Negotiating a rugged trail is difficult enough for humans, but JLR aims to make it possible for autonomous vehicles.

As a series of recent collisions has demonstrated, it’s not easy to develop cars capable of driving on their own on a regular roadway. Now, imagine the challenge that would be involved in programming an autonomous vehicle to operate off-road, as well.

But that’s precisely what Jaguar Land Rover is hoping to do with its new Project Cortex, the British automaker saying it will invest nearly $5 million to come up with vehicles that have all-terrain, all-weather autonomous capability.”

“Self-driving is an inevitability for the automotive industry,” explained Chris Holmes, JLR’s director of Connected and Autonomous Vehicle Research. “It’s important that we develop our self-driving vehicles with the same capability and performance customers expect from all Jaguars and Land Rovers.”

That’s a pretty tall order when one considers what it takes to achieve even partial hands-free driving. Manufacturers not only have to equip their vehicles with a range of camera and laser, radar and sonar sensors, but also develop extensive, high-resolution, 3D maps that are accurate enough to keep a vehicle from straying more than a few inches in its lane.

Jaguar will provide up to around 20,000 vehicles for Waymo's ride-sharing service.

(Waymo set to purchase 62k Chrysler Pacifica hybrid minivans for ride-share service. Click Here for the story.)

When you’re going off-road there are no lane markers and, except for a handful of well-traveled trails, there’s likely to be no way to pre-map a route. So, like a human driver humping it off-road, the sensor fusion system will have to go the extra mile, so to speak, and make a lot of judgements on the fly about which is the safest route to travel, even when there’s a log, boulder or stream in the way.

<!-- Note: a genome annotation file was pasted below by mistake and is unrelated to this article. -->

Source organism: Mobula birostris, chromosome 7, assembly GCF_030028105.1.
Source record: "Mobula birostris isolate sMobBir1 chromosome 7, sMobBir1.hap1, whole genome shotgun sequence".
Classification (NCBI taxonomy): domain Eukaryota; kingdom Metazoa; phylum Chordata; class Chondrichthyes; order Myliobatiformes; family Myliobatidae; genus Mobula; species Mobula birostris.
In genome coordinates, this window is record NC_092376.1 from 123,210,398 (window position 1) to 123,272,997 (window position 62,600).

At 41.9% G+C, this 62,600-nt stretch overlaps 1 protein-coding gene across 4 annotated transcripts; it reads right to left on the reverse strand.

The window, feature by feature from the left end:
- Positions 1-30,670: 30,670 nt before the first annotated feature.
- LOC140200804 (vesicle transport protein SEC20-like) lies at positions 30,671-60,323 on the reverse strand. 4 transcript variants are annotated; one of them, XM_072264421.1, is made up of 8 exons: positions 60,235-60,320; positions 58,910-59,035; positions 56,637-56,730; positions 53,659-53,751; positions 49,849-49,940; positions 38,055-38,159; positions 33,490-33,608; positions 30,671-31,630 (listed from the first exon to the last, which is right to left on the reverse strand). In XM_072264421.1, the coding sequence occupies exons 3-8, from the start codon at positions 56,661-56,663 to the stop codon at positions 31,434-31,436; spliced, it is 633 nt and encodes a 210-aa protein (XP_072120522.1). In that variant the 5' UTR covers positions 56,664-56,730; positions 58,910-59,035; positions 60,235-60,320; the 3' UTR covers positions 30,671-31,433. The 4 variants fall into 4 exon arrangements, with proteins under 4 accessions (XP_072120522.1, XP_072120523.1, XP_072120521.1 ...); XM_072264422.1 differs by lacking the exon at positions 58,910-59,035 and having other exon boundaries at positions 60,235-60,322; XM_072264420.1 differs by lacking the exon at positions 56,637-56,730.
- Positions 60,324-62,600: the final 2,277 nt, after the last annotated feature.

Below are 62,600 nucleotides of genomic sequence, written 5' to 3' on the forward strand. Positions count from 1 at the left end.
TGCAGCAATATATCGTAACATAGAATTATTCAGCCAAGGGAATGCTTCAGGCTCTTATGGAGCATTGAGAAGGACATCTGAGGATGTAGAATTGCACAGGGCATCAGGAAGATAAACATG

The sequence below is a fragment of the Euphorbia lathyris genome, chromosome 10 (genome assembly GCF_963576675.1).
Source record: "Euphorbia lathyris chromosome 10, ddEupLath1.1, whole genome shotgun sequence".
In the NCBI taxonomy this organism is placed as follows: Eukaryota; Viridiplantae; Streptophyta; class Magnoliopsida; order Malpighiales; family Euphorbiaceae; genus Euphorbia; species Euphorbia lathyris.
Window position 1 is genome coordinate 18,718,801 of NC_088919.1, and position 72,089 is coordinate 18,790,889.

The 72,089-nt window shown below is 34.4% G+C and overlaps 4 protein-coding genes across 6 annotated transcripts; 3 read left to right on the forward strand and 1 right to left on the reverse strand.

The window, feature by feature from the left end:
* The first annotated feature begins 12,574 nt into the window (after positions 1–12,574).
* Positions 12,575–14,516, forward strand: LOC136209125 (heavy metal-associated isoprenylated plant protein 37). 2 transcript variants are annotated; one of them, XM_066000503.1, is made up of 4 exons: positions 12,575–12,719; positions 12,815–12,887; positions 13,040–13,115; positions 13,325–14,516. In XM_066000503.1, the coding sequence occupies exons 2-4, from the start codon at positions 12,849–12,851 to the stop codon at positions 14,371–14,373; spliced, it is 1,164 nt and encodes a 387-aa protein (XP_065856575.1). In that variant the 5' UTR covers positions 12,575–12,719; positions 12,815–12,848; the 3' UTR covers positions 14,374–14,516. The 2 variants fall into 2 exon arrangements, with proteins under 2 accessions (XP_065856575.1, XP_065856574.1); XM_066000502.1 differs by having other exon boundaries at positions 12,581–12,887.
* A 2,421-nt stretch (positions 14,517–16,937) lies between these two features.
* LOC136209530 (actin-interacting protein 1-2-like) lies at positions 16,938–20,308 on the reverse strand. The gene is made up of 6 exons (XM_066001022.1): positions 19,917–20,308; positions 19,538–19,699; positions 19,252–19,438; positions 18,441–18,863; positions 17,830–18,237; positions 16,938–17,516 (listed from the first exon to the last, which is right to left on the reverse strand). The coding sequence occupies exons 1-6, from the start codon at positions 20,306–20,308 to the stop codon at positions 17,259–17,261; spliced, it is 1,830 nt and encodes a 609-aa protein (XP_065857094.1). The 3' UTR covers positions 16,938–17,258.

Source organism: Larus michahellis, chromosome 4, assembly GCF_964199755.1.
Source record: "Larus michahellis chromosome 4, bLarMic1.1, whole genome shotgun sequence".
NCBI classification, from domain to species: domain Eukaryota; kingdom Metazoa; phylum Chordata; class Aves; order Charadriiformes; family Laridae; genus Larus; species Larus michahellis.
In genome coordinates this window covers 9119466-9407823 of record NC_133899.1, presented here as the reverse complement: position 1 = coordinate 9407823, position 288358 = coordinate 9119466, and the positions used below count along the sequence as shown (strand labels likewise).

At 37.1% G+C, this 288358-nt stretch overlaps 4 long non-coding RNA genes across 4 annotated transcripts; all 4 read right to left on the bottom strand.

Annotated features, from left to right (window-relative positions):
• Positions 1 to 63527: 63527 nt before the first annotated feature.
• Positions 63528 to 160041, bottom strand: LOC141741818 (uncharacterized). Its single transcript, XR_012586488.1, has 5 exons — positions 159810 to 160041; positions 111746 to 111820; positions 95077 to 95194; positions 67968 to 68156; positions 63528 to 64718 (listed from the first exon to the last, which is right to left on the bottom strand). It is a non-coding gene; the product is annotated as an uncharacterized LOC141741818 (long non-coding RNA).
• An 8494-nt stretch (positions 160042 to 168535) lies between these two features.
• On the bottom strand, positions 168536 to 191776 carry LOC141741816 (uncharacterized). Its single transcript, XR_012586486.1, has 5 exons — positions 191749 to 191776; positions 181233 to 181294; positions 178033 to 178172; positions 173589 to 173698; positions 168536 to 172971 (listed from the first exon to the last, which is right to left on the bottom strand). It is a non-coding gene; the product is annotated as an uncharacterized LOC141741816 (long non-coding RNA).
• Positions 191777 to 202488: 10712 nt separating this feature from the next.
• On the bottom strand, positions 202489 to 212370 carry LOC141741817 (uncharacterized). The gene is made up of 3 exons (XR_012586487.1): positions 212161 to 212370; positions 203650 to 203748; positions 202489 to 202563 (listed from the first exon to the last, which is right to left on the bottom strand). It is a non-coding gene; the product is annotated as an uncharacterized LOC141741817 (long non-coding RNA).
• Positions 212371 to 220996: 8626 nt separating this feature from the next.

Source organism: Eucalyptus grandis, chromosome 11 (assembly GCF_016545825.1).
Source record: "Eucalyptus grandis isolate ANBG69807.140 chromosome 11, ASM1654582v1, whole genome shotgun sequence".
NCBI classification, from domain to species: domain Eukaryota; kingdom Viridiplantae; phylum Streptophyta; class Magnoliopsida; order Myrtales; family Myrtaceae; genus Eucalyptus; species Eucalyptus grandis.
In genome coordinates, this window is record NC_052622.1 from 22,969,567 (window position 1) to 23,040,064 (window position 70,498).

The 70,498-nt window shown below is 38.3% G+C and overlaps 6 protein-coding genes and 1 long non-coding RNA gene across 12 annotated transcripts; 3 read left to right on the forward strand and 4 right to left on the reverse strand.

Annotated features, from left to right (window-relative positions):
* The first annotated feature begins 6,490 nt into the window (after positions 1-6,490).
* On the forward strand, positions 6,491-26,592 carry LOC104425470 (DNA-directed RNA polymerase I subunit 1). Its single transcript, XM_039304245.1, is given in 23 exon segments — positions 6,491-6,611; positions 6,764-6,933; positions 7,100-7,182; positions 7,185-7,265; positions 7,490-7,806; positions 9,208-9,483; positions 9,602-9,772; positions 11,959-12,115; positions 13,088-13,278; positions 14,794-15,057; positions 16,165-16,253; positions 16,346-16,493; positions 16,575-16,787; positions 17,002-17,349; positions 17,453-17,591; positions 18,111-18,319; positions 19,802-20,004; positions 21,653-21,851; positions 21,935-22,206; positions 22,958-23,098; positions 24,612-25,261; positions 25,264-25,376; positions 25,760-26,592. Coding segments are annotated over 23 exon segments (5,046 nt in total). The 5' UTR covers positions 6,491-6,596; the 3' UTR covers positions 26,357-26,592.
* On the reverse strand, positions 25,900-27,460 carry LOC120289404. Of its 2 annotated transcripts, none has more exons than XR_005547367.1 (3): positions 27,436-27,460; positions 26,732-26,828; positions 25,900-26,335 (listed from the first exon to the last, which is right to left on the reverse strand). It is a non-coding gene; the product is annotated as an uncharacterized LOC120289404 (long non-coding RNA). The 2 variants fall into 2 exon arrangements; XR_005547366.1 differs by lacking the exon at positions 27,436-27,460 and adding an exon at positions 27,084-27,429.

Cortex will be working with the University of Birmingham, in the UK, as well as machine learning company Myrtle AI, to “develop the technology through algorithm development, sensor optimization and physical testing on off-road tracks in the UK,” the company explained in a statement.

The goal is to create a technology JLR calls “5D,” fusing the signals from all the sensors together to create an even more detailed view of the world than the human eyes and ears can create. That will be used to control a range of vehicle functions, including steering, throttle, transmission and braking.

Like other AI systems, the system is expected to improve its understanding of the world over time, and what’s learned by one vehicle is shared with others.

Navigating even well-paved, well-marked roads has been a challenge for autonomous vehicles developers, like Waymo.

“Cortex gives us the opportunity to work with some fantastic partners whose expertise will help us realize this vision in the near future,” said Holmes, though exactly what that translates into isn’t quite certain.

(Click Here for more Jaguar Land Rover profits falling due to declining diesel sales.)

What is clear is that there’s an industry-wide race to bring autonomous and even more advanced, fully driverless technologies to market, and in a hurry.

The first of what experts call Level 2 systems, capable of limited hands-off operation – such as Audi’s Traffic Jam Pilot, Cadillac’s Super Cruise and Tesla’s Autopilot – are already on the market. More advanced Level 3 systems that can operate pretty much hands-free in many, if not most, on-road  situations are expected to be available for retail applications by late this decade or early in the 2020s. These will continue to require a driver remain at the ready to take over operations in an emergency or on roads not mapped or marked to the necessary level.

Still more advanced, driverless vehicles are already in testing. Waymo, the Google spin-off, wants to put them into commercial use in a ride-sharing service that will launch in Phoenix later this year and then expand to other markets. Jaguar will provide up to around 20,000 of the new I-Pace battery SUVs for use by Waymo.

General Motors’ Maven subsidiary is expected to take similar steps next year, and Uber and Lyft hope to follow. These Level 4 systems will still have some limits in terms of where and when they can operate. Particularly challenging will be prepping them to operate in inclement weather conditions, especially snow and ice.

(For more on the Waymo/JLR partnership, Click Here.)

JLR’s Cortex is pushing the technology to the limits. What the automaker isn’t saying is whether a driver will be required to remain at the ready, as with Level 2 and 3 systems, however. But even if that’s the case, the ability to operate, quite literally, outside the lines, would be a significant development.

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